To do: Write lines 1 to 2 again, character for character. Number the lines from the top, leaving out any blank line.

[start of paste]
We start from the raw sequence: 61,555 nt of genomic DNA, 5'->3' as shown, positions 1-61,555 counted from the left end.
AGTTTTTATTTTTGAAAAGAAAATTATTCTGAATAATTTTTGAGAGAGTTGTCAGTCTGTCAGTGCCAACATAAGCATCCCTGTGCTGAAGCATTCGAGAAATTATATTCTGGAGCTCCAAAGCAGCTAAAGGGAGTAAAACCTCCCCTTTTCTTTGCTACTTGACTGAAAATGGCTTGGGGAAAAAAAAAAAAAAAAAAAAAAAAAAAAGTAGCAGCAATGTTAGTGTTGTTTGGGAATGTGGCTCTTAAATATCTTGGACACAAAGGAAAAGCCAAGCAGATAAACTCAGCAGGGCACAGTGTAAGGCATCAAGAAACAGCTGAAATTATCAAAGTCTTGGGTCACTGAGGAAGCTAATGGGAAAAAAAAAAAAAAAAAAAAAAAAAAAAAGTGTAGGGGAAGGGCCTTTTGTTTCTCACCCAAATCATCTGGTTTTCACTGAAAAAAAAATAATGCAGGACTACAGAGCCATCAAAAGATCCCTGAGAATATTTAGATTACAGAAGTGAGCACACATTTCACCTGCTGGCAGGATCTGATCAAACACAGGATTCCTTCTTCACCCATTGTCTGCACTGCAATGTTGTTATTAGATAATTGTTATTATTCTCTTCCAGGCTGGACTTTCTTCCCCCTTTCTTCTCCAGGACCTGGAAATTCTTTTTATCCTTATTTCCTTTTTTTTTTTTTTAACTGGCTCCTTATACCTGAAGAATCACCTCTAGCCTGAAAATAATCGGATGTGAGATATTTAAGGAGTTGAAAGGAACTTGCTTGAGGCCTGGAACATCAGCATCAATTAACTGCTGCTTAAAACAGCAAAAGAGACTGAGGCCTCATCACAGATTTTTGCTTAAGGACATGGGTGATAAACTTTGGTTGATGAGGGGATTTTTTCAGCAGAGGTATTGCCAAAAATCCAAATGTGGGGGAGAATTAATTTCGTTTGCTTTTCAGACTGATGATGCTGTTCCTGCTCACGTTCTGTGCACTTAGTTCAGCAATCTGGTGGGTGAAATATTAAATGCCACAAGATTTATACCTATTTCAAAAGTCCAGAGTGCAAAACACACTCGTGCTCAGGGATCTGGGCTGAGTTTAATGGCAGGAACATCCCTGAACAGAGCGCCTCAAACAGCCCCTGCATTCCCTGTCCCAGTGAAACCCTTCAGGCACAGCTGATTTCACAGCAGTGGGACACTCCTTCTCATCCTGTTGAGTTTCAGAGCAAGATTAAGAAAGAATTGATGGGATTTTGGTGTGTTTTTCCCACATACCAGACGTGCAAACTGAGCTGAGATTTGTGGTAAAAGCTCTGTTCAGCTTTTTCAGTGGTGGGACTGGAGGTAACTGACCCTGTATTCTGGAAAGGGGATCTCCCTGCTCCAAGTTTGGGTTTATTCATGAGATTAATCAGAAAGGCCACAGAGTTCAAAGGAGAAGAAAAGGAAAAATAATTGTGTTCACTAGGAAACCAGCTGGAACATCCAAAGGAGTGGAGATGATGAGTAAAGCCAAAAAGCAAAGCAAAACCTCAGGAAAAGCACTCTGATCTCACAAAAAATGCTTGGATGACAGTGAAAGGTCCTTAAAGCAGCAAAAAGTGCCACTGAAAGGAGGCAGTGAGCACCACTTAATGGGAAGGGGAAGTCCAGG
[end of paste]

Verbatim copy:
We start from the raw sequence: 61,555 nt of genomic DNA, 5'->3' as shown, positions 1-61,555 counted from the left end.
AGTTTTTATTTTTGAAAAGAAAATTATTCTGAATAATTTTTGAGAGAGTTGTCAGTCTGTCAGTGCCAACATAAGCATCCCTGTGCTGAAGCATTCGAGAAATTATATTCTGGAGCTCCAAAGCAGCTAAAGGGAGTAAAACCTCCCCTTTTCTTTGCTACTTGACTGAAAATGGCTTGGGGAAAAAAAAAAAAAAAAAAAAAAAAAAAAGTAGCAGCAATGTTAGTGTTGTTTGGGAATGTGGCTCTTAAATATCTTGGACACAAAGGAAAAGCCAAGCAGATAAACTCAGCAGGGCACAGTGTAAGGCATCAAGAAACAGCTGAAATTATCAAAGTCTTGGGTCACTGAGGAAGCTAATGGGAAAAAAAAAAAAAAAAAAAAAAAAAAAAAGTGTAGGGGAAGGGCCTTTTGTTTCTCACCCAAATCATCTGGTTTTCACTGAAAAAAAAATAATGCAGGACTACAGAGCCATCAAAAGATCCCTGAGAATATTTAGATTACAGAAGTGAGCACACATTTCACCTGCTGGCAGGATCTGATCAAACACAGGATTCCTTCTTCACCCATTGTCTGCACTGCAATGTTGTTATTAGATAATTGTTATTATTCTCTTCCAGGCTGGACTTTCTTCCCCCTTTCTTCTCCAGGACCTGGAAATTCTTTTTATCCTTATTTCCTTTTTTTTTTTTTTAACTGGCTCCTTATACCTGAAGAATCACCTCTAGCCTGAAAATAATCGGATGTGAGATATTTAAGGAGTTGAAAGGAACTTGCTTGAGGCCTGGAACATCAGCATCAATTAACTGCTGCTTAAAACAGCAAAAGAGACTGAGGCCTCATCACAGATTTTTGCTTAAGGACATGGGTGATAAACTTTGGTTGATGAGGGGATTTTTTCAGCAGAGGTATTGCCAAAAATCCAAATGTGGGGGAGAATTAATTTCGTTTGCTTTTCAGACTGATGATGCTGTTCCTGCTCACGTTCTGTGCACTTAGTTCAGCAATCTGGTGGGTGAAATATTAAATGCCACAAGATTTATACCTATTTCAAAAGTCCAGAGTGCAAAACACACTCGTGCTCAGGGATCTGGGCTGAGTTTAATGGCAGGAACATCCCTGAACAGAGCGCCTCAAACAGCCCCTGCATTCCCTGTCCCAGTGAAACCCTTCAGGCACAGCTGATTTCACAGCAGTGGGACACTCCTTCTCATCCTGTTGAGTTTCAGAGCAAGATTAAGAAAGAATTGATGGGATTTTGGTGTGTTTTTCCCACATACCAGACGTGCAAACTGAGCTGAGATTTGTGGTAAAAGCTCTGTTCAGCTTTTTCAGTGGTGGGACTGGAGGTAACTGACCCTGTATTCTGGAAAGGGGATCTCCCTGCTCCAAGTTTGGGTTTATTCATGAGATTAATCAGAAAGGCCACAGAGTTCAAAGGAGAAGAAAAGGAAAAATAATTGTGTTCACTAGGAAACCAGCTGGAACATCCAAAGGAGTGGAGATGATGAGTAAAGCCAAAAAGCAAAGCAAAACCTCAGGAAAAGCACTCTGATCTCACAAAAAATGCTTGGATGACAGTGAAAGGTCCTTAAAGCAGCAAAAAGTGCCACTGAAAGGAGGCAGTGAGCACCACTTAATGGGAAGGGGAAGTCCAGG